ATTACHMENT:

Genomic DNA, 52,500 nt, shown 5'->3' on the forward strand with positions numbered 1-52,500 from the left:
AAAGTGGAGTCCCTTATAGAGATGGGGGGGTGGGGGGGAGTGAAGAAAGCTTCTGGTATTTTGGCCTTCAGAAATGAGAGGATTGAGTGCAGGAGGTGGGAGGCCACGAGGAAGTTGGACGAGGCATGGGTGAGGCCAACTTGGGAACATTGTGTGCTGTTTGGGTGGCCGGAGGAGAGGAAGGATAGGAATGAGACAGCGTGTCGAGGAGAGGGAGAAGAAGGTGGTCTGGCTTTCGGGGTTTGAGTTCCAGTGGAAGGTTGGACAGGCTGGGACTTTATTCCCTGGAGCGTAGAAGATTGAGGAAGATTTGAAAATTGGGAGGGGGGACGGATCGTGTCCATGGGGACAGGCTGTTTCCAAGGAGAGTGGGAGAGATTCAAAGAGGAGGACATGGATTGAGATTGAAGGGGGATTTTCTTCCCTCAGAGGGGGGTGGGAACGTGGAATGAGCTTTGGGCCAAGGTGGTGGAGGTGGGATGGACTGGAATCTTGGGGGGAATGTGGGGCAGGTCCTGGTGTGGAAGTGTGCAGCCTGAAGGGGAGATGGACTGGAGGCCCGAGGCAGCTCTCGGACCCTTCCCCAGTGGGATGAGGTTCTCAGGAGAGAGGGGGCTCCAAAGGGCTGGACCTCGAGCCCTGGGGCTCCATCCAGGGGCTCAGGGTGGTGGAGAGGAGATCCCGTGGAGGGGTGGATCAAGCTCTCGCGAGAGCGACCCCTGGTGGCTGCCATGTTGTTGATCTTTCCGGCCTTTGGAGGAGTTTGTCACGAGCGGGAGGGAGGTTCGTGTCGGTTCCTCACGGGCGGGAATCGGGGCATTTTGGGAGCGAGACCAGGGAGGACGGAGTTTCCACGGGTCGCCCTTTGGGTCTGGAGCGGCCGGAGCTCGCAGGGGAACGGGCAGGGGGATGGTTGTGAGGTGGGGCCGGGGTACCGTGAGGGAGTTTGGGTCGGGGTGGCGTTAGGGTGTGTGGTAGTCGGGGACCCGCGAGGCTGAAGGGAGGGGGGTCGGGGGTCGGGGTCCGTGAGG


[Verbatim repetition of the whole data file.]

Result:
Genomic DNA, 52,500 nt, shown 5'->3' on the forward strand with positions numbered 1-52,500 from the left:
AAAGTGGAGTCCCTTATAGAGATGGGGGGGTGGGGGGGAGTGAAGAAAGCTTCTGGTATTTTGGCCTTCAGAAATGAGAGGATTGAGTGCAGGAGGTGGGAGGCCACGAGGAAGTTGGACGAGGCATGGGTGAGGCCAACTTGGGAACATTGTGTGCTGTTTGGGTGGCCGGAGGAGAGGAAGGATAGGAATGAGACAGCGTGTCGAGGAGAGGGAGAAGAAGGTGGTCTGGCTTTCGGGGTTTGAGTTCCAGTGGAAGGTTGGACAGGCTGGGACTTTATTCCCTGGAGCGTAGAAGATTGAGGAAGATTTGAAAATTGGGAGGGGGGACGGATCGTGTCCATGGGGACAGGCTGTTTCCAAGGAGAGTGGGAGAGATTCAAAGAGGAGGACATGGATTGAGATTGAAGGGGGATTTTCTTCCCTCAGAGGGGGGTGGGAACGTGGAATGAGCTTTGGGCCAAGGTGGTGGAGGTGGGATGGACTGGAATCTTGGGGGGAATGTGGGGCAGGTCCTGGTGTGGAAGTGTGCAGCCTGAAGGGGAGATGGACTGGAGGCCCGAGGCAGCTCTCGGACCCTTCCCCAGTGGGATGAGGTTCTCAGGAGAGAGGGGGCTCCAAAGGGCTGGACCTCGAGCCCTGGGGCTCCATCCAGGGGCTCAGGGTGGTGGAGAGGAGATCCCGTGGAGGGGTGGATCAAGCTCTCGCGAGAGCGACCCCTGGTGGCTGCCATGTTGTTGATCTTTCCGGCCTTTGGAGGAGTTTGTCACGAGCGGGAGGGAGGTTCGTGTCGGTTCCTCACGGGCGGGAATCGGGGCATTTTGGGAGCGAGACCAGGGAGGACGGAGTTTCCACGGGTCGCCCTTTGGGTCTGGAGCGGCCGGAGCTCGCAGGGGAACGGGCAGGGGGATGGTTGTGAGGTGGGGCCGGGGTACCGTGAGGGAGTTTGGGTCGGGGTGGCGTTAGGGTGTGTGGTAGTCGGGGACCCGCGAGGCTGAAGGGAGGGGGGTCGGGGGTCGGGGTCCGTGAGG